The only tolerance of significance in this version is the ±5 degrees F. tolerance of the auxiliary high limit thermostat 30. The other factors that added to the tolerance build-up of the first version only affect the time delay between the closure of the auxiliary high limit thermostat 30 and the resulting tripping of the high limit thermostat 16. Since this time delay is in the order of minutes and decreases as the closure temperature of the auxiliary thermostat approaches its upper tolerance limit, it is relatively insignificant when compared to the time required to heat the spa water just one degree.
An important feature of this invention is the interrelation of the auxiliary heater and the thermal isolator plate with the high limit thermostat, all in conjunction with the brass casting system, to make it function like a contractor upon command of the auxiliary high limit thermostat.
The large hole 40 in the thermal isolator plate 17 contributes a unique feature to its functions. The hole does not detract from heat flow from the casting to the thermostat because the temperature sensing portion of the thermostat is outside of the radius of the hole. However, it does reduce the area of contact of the copper plate to the isolator plate. This reduces the heat flow from the copper plate, through the isolator plate and then to the brass casting. As a result, more of the heat generated by the auxiliary heater 19, 20 is applied to the high limit thermostat 16 to serve to raise its temperature.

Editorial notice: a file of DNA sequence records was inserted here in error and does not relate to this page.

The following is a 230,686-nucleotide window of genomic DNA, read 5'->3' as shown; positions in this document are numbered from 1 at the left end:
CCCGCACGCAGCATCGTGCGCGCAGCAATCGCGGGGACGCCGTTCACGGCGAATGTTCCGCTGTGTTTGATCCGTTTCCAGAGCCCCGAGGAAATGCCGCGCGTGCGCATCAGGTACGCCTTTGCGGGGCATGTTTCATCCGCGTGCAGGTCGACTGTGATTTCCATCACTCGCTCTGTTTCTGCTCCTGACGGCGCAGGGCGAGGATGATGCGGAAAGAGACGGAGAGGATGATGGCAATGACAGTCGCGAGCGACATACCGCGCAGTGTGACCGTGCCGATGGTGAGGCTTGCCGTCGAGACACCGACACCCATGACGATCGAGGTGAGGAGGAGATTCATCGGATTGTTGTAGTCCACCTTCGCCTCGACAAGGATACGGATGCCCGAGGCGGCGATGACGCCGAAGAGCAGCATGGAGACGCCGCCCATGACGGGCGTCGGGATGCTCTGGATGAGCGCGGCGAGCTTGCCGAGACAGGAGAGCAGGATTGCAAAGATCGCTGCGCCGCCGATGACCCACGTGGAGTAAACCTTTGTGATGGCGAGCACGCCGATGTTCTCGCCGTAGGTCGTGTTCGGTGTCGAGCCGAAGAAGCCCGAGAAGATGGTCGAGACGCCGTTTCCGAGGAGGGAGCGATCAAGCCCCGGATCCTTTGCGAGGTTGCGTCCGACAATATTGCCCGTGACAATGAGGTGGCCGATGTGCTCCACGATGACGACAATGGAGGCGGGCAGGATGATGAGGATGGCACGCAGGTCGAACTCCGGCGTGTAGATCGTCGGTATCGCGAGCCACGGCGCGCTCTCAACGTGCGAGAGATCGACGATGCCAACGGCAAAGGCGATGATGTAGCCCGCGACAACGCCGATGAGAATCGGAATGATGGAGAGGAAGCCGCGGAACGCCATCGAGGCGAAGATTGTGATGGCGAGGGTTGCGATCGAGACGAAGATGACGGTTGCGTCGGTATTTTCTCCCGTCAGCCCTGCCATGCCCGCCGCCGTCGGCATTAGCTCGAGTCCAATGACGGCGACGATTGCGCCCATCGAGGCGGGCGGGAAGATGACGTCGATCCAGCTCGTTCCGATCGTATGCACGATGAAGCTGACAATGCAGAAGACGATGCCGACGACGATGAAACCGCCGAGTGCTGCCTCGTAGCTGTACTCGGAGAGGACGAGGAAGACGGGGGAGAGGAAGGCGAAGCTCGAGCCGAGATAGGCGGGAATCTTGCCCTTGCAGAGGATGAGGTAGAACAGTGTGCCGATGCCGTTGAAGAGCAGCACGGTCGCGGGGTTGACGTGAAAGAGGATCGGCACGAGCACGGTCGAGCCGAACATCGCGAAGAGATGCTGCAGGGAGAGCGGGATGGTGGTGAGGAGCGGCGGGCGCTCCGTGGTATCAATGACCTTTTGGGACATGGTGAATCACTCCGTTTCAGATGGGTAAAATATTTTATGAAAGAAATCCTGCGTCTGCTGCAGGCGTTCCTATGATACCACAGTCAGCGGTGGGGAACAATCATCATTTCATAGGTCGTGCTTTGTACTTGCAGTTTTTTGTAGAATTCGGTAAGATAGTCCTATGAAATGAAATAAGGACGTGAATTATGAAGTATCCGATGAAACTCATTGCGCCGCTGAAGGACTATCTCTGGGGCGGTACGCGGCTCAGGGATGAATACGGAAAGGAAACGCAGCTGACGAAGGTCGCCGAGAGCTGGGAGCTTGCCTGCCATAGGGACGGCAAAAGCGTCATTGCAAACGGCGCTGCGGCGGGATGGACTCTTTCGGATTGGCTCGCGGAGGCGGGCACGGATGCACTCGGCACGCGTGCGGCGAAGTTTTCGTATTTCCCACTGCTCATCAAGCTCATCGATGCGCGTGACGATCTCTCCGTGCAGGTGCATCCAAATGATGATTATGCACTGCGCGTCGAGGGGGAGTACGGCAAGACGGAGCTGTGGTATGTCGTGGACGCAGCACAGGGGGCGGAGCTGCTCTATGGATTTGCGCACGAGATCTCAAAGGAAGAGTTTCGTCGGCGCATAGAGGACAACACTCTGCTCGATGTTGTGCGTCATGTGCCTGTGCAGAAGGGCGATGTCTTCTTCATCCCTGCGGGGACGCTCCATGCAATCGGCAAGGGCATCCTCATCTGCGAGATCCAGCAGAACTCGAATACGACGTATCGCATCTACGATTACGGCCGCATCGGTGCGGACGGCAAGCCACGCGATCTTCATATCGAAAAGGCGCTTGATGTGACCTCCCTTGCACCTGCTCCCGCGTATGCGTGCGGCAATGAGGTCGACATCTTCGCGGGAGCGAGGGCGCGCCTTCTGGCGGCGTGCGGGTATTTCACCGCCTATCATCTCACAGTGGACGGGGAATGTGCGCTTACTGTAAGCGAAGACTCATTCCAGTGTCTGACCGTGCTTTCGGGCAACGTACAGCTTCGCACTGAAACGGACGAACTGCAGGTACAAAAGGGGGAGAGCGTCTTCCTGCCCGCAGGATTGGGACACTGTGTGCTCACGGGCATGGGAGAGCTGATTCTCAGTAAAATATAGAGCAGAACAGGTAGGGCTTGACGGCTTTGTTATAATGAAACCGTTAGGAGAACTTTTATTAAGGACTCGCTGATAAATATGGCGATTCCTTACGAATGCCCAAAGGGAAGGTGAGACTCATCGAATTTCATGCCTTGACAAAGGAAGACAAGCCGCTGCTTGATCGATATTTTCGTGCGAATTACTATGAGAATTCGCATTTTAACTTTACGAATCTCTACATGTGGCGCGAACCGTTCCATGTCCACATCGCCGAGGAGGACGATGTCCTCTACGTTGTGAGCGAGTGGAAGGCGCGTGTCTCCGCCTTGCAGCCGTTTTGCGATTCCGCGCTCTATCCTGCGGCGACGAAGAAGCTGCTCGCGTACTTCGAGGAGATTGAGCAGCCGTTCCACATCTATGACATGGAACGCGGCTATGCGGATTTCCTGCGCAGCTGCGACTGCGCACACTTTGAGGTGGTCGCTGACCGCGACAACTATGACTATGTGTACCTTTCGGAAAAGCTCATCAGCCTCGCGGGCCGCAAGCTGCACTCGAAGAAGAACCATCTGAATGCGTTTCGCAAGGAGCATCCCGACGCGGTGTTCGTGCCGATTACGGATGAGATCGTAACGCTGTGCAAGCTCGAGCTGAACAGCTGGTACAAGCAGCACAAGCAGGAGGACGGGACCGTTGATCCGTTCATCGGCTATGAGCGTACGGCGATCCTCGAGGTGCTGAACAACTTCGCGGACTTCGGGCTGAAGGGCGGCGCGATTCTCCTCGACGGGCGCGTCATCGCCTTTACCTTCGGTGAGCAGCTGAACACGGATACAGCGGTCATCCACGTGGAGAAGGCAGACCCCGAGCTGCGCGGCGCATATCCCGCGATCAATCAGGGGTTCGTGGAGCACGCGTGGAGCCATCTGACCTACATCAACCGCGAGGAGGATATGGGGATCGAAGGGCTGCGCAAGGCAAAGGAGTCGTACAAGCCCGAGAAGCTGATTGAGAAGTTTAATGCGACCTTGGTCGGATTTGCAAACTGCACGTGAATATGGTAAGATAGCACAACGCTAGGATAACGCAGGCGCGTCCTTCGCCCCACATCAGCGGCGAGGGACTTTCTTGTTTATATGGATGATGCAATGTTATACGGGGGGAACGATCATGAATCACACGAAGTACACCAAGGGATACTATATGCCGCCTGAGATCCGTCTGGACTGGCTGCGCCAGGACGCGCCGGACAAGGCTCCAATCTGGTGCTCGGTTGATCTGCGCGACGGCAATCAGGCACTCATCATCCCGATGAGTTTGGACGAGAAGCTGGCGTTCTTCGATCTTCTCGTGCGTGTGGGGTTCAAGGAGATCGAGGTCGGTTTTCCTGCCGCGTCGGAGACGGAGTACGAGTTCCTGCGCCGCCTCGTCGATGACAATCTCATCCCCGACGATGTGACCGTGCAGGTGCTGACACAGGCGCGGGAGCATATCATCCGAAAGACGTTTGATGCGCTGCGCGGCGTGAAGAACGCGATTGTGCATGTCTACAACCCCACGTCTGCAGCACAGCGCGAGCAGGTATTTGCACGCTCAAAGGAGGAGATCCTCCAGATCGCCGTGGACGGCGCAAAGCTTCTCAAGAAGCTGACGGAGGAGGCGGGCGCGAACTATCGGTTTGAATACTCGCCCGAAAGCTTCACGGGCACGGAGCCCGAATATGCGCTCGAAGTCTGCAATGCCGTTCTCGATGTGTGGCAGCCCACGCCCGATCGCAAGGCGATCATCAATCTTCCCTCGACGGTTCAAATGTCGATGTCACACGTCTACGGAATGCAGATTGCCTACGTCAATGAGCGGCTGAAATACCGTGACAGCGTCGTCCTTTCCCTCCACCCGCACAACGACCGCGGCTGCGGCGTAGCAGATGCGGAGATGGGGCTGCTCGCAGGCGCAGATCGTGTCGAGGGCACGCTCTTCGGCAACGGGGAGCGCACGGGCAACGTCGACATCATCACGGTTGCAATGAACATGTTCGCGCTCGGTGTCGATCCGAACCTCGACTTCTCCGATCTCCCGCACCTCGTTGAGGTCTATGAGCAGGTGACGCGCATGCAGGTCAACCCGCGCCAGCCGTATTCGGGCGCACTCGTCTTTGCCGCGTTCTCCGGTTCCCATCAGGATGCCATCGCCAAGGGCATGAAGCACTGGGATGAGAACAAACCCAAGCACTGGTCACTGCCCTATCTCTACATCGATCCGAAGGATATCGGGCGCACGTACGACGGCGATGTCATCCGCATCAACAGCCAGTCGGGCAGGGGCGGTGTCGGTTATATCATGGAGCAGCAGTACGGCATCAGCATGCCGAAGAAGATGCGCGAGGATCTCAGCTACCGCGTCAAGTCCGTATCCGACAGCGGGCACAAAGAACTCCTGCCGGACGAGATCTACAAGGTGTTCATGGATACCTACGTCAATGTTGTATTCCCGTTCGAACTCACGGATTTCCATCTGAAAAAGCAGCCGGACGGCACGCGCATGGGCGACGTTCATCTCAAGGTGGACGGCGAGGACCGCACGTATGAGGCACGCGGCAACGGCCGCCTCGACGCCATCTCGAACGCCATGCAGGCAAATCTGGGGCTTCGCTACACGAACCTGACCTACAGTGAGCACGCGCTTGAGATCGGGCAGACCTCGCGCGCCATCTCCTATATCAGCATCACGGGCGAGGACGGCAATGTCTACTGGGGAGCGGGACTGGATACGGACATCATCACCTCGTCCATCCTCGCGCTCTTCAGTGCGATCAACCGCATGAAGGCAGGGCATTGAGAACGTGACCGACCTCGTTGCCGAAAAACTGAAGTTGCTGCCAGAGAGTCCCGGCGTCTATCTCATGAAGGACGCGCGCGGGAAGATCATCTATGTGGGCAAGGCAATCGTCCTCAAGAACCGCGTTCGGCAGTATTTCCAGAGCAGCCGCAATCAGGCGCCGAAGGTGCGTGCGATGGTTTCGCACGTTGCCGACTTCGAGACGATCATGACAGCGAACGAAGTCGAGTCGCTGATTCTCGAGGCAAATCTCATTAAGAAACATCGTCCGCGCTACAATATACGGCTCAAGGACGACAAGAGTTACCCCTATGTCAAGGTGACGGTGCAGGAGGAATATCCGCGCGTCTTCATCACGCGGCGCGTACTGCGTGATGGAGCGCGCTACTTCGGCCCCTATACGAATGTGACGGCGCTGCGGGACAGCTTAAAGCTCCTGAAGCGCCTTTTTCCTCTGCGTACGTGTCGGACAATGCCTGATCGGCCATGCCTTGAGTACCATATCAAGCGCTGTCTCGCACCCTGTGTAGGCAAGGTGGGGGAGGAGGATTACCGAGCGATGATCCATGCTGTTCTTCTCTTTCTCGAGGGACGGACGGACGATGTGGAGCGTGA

A printed heater can be used, and an example is shown in FIG. 4(a-f) to consist of a rectangular piece of poly-carbonate plastic 50 on which is first printed conductive interconnect paths 51 and 52. A second screening consists of a controlled resistance heater element area 54 which makes contact with the narrow legs 51a and 52a of the interconnect paths. The third and final screening in the sandwich is a dielectric cover coat 53 to protect and electrically insulate the other elements. A quick connect terminal is riveted in each of the two holes 50a at the upper right side. These make contact to each of the interconnect paths, 51 and 52.
This heater is typically used with a flat piece of copper, the size of which is indicated by the rectangular outline 54 in FIG. 4(c). This copper plate 54 rests on the dielectric cover coat 53. On top of the copper plate is the high limit thermostat. Its positioning is shown at 59. See also copper best conduction plate 56, which is analogous to heat conduction plate 18.
The copper plate is used as before to transfer the heat from the heater element to the thermostat. In this version, the heat flow paths are, on the average, much shorter than the earlier heaters used, and as a result, faster thermostat activation is achieved. A thin coat of thermally conductive heat sink compound may be applied on the copper plate side that is adjacent to the heater, to insure good thermal transfer.
This assembly is, as before, mounted on the brass tank using thin fibre washers as spacers.
Two further improvements are possible. The first contemplates that in order to have a system of maximum advantage to the user, all thermostats involved should have reset temperatures above the normal spa water temperature of 104° F.